March 2, 2014
Hello Educators, parents and students. I hope everyone is having a terrific Sunday. The month of March is finally upon us. I just wish that the weather complimented this third month of the New Year. Today I want to talk about throwing the towel in as it relates to suspending a child. I per say have never been a fan of it. Suspending a student in my opinion unfortunately means this youngster will miss out on the learning process. Missing out on the learning process can lead to decline of that youngster’s academic growth.
I regrettably inform everyone that I had to put this action recently into place. Did I feel good about it? Absolutely not. My honest and sincere desire is to see all of my students come to class daily to receive what they need. In order to do that, class room management is a must. One irate child should not be able to interfere with the growth and academic progress of other students. This being the case several weeks ago, I simply had to refer this student to administration.
Pushed to my limit, I did however implement the suggested steps listed below to prevent this situation from occurring.
Forewarn the student. Talk to the student directly about what’s acceptable and what’s not. As a consequence take ten minutes of either their recess or lunch time for a first time offense.
Always inform the parents of the situation. Send a letter home. I am definitely an advocate for calling home. State to the parent the inappropriate behaviors taking place in the classroom. Yes…sometimes we have to call home more than once however, that’s okay.
Assign an in-house school consequence. Have that student wipe down tables in the cafeteria. Perhaps he or she can sweep the hallways. Strongly pinpoint to the student that the continued behavior is going lead to sometime at home.
Recommend the student for suspension. This in my opinion should be the last result however sometimes, it has to be done. Submit the paper work to the office so that the administrators can determine how many days this student needs off. Again, I am not a big fan of having kids put out of school however, when you’ve done your best as an educator, sometimes a kid simply needs a little time off.
February 4, 2014
Wild everyone…can you believe it’s already February! Some of us educators nationally wept the benefits of “snow days” just shortly after the 2013 Christmas Break. Sorry…absolutely no complaints this way people.Teaching in the middle school setting for some time, my reasoning behind it was due to the independence levels of most youngsters ranging from the ages of 11-13. Well as it turns out, there are some who still require a little more attention. No matter how many times you review the assignment, one or several will somehow find a way to keep you from doing your other educational duties during the time fragment of independent work time. In other words, they will come up with anything just to converse with the teacher. Coming up with creative ways to address their concerns, the list below is recommended for those students needing just a little extra attention.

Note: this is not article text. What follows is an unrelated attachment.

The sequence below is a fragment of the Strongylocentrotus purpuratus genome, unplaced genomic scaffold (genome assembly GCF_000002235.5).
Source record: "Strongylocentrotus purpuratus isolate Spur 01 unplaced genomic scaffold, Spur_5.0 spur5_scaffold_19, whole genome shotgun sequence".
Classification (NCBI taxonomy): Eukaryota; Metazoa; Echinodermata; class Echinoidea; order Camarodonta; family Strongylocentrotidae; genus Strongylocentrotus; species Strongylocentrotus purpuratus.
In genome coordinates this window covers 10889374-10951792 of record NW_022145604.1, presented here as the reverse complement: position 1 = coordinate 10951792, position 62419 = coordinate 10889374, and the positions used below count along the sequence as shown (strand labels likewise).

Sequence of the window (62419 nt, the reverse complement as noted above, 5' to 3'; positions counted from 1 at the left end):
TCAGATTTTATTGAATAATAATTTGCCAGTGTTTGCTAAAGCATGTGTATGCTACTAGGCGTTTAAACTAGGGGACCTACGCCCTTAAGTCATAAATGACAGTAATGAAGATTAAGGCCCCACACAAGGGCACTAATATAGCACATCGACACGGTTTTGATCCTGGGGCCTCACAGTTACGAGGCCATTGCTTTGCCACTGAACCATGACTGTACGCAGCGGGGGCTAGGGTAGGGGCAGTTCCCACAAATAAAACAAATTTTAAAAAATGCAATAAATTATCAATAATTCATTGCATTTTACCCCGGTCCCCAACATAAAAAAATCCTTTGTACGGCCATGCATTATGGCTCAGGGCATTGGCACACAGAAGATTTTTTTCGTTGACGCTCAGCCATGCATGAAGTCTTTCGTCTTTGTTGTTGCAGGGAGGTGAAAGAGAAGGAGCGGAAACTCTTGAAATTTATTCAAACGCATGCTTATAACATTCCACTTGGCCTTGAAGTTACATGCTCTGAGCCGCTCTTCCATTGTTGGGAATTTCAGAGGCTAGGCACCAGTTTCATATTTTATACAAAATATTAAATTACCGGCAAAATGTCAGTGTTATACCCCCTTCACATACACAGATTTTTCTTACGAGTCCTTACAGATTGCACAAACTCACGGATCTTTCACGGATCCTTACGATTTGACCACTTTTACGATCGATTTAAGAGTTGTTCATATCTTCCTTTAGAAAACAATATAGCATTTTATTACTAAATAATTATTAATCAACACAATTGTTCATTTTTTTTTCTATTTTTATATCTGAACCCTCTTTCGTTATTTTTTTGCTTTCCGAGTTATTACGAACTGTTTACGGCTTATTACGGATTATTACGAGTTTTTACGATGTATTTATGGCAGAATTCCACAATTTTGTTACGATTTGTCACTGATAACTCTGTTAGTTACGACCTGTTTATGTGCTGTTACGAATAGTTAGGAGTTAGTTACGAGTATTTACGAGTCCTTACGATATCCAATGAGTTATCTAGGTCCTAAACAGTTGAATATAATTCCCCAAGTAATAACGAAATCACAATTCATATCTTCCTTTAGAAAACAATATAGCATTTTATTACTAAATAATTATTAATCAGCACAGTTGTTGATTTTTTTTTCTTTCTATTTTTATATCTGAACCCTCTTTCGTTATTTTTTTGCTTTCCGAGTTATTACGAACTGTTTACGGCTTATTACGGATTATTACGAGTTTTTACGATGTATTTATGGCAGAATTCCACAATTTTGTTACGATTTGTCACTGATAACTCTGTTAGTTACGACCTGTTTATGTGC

Clarify and repeat. I know a lot of you teachers are probably saying, “Wild that’s a no brainer!” Select the student’s that thrive off of attention to repeat the directions. This should be done because it places the responsibility back in the hands of the “Talkie’s” In addition, they must also understand that during this specific time frame they are not to bother you or anyone else.
Provide a card. Teachers place a number on a card and hand it to your “Talkie’s.” For example, if I place a four on the card and hand it to John, the agreement is that John will only have four times to ask educational related questions. John will keep this in mind knowing that he will only be allowed four times that day to address his most vital concerns.
Provide one on one time for your youngsters. Educators, we have that God-given discernment that allows us to decipher when a kid just wants to talk versus a kid really needing you to lend an ear. In this case provide a time allotment for one on one talk’s. This should not require a whole lot of time. Provide a five-minute allotment during lunch time or after school. I promise you in the long run your students will appreciate it.
January 19, 2014
Nationally, today’s classroom setting consist of a population of children who lack the concentration to focus due to Attention Deficit Issues. Usually controlled by medications prescribed by physicians; the dilemma worsens within the learning environment when the student displays signs of withdrawal due to not taking the appropriated medication. Any teacher who’s experienced this knows how draining this situation can be for both student and instructor. Below are some suggestions on how to deal or cope with the matter.
1. Ask the student. In private manner or fashion, ask the student did they forget or suddenly stop taking their prescribed medication. Remember, kids are honest and mostly likely will tell the truth. The conversation should take place in private to ensure that the student is not embarrassed by other class mates.
2. Schedule a mandated meeting with parents. Don’t allow the uncontrollable actions of a child with these issues to intervene with the learning process of other students. Contact those parents as soon as possible. Inform them of how important it is for their child to have what they need daily to make it through the school day. Explain the “big picture” to the parent or guardian of the child. Sometimes, it’s just the case of the parent moving too fast and simply forgetting. Usually when forgotten, parents make a serious effort to get back up to the school to give their child their prescribed medications that very day.
3. Send the child to the office. As educators, there is only so much were allowed to do. If the situation occurs frequently, the student should be sent to the office. If the child cannot maintain nor condone themselves due to not having what they need, send them to the office until the matter is handled and addressed. If for some reason the student has run out of their required supply, find out from the parent when the next prescription will be filled and always remember to document.